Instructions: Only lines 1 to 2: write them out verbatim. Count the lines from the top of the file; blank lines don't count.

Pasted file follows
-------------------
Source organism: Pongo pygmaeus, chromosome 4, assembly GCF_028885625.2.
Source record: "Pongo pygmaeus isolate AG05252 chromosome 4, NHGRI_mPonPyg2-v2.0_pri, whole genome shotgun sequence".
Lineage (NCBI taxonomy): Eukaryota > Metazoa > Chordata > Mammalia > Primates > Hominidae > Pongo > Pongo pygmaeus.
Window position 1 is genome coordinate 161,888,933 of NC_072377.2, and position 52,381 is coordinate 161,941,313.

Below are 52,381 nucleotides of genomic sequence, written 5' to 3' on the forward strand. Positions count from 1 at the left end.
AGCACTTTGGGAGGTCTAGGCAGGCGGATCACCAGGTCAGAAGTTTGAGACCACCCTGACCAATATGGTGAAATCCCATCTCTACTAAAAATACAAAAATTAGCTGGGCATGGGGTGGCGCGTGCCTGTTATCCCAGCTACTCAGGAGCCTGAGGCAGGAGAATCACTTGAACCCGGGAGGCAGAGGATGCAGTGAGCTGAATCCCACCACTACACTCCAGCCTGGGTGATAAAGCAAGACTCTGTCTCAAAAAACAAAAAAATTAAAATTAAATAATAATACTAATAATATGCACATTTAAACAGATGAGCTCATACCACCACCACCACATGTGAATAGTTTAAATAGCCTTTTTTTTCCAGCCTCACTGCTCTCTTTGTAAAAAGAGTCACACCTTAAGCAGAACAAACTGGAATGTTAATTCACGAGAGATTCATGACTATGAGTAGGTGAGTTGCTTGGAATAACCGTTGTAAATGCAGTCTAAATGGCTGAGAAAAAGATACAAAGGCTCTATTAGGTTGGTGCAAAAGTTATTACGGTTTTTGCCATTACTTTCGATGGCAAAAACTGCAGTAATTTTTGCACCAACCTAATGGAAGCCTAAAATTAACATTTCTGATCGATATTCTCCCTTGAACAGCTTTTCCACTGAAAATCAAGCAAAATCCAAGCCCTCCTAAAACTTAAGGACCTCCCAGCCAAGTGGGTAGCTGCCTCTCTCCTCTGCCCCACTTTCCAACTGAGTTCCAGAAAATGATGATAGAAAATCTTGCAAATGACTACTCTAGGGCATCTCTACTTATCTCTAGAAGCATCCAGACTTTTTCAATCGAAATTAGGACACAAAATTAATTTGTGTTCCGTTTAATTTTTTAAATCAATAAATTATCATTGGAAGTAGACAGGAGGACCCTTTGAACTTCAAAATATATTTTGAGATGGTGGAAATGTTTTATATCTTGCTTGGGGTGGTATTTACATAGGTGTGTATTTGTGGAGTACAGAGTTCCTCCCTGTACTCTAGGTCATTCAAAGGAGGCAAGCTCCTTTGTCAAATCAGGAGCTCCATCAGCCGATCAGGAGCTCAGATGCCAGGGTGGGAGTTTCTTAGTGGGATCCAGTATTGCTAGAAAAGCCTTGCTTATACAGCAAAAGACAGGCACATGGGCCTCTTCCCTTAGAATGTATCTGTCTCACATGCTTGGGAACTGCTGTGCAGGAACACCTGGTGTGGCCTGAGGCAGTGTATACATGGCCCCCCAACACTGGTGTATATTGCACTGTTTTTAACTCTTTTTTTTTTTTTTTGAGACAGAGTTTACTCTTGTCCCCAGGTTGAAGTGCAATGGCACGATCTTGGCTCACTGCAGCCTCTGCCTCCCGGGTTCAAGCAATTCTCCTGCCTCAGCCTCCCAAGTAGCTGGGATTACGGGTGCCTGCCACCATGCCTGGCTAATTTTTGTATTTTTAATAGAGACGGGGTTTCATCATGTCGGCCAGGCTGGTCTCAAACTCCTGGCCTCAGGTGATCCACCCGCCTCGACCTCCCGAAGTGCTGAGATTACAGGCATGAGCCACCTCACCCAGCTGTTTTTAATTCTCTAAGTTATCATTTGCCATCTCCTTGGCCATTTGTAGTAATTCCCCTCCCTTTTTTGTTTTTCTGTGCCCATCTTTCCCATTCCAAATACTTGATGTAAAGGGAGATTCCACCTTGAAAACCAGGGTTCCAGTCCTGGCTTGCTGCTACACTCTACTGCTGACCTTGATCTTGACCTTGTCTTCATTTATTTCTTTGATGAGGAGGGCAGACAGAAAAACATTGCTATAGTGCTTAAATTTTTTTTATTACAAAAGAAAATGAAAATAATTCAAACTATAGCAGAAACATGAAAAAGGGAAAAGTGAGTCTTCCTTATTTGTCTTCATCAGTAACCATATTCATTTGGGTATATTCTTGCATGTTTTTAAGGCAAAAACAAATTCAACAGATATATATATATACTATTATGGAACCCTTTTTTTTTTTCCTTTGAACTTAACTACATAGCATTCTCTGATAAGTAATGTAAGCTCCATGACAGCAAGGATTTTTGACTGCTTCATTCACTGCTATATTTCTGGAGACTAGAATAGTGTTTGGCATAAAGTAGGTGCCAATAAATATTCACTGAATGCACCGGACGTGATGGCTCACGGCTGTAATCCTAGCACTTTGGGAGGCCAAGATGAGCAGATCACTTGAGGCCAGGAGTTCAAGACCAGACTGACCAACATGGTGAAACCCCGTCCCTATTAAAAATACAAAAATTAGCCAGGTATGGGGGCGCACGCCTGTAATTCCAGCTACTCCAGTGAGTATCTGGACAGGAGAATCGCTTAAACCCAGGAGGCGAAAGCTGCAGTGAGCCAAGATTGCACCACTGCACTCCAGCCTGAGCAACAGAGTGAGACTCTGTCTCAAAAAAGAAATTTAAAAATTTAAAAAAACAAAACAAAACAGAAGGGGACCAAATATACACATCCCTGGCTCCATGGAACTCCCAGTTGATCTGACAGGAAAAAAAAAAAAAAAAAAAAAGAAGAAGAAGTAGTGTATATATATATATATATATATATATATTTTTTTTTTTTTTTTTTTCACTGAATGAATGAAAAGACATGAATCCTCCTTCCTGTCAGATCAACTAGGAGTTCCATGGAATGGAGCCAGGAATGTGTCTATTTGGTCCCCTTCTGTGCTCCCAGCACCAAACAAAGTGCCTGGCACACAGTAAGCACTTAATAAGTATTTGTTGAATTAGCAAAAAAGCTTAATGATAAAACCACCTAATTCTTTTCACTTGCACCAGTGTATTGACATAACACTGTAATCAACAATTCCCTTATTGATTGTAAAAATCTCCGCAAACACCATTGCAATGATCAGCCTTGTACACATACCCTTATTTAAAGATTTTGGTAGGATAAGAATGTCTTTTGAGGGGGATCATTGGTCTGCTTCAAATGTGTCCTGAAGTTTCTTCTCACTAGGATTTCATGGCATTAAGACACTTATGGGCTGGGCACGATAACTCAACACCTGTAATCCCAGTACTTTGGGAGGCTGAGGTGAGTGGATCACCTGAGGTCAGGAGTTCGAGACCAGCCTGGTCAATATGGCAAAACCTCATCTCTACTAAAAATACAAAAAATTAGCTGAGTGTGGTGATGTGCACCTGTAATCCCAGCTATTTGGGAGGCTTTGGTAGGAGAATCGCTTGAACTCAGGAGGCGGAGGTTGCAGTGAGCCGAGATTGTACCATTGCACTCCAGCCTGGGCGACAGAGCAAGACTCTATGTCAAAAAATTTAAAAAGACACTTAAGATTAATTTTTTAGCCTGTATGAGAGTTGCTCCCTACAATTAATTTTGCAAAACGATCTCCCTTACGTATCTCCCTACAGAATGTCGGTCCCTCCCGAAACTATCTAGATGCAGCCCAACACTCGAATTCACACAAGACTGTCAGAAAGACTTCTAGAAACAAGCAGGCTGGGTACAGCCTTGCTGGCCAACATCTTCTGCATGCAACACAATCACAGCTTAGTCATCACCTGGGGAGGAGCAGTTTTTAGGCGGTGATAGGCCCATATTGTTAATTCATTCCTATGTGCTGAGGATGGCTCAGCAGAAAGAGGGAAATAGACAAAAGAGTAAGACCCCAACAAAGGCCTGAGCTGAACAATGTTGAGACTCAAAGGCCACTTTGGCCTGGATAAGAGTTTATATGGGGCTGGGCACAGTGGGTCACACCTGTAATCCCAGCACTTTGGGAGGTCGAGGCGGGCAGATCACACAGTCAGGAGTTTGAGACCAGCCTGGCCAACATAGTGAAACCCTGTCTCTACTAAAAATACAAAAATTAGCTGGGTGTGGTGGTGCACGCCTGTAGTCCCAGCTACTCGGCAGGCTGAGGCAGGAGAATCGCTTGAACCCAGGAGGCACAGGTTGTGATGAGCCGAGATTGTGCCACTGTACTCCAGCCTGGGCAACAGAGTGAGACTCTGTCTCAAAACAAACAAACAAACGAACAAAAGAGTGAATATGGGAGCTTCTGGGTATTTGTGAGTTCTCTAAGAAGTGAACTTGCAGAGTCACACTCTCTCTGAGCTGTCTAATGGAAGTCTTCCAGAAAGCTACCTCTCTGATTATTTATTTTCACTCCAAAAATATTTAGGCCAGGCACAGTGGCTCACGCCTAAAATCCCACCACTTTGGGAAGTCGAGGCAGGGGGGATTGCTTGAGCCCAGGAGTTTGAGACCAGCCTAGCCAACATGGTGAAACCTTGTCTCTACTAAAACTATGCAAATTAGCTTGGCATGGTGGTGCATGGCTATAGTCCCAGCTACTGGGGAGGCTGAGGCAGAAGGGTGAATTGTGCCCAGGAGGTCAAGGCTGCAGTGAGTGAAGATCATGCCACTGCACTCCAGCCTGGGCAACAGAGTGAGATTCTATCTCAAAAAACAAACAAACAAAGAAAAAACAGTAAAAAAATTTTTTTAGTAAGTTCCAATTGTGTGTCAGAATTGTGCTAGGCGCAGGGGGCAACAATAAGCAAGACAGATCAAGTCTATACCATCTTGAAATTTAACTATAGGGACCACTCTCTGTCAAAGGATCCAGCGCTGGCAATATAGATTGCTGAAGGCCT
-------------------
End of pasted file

Source organism: Pongo pygmaeus, chromosome 4, assembly GCF_028885625.2.
Source record: "Pongo pygmaeus isolate AG05252 chromosome 4, NHGRI_mPonPyg2-v2.0_pri, whole genome shotgun sequence".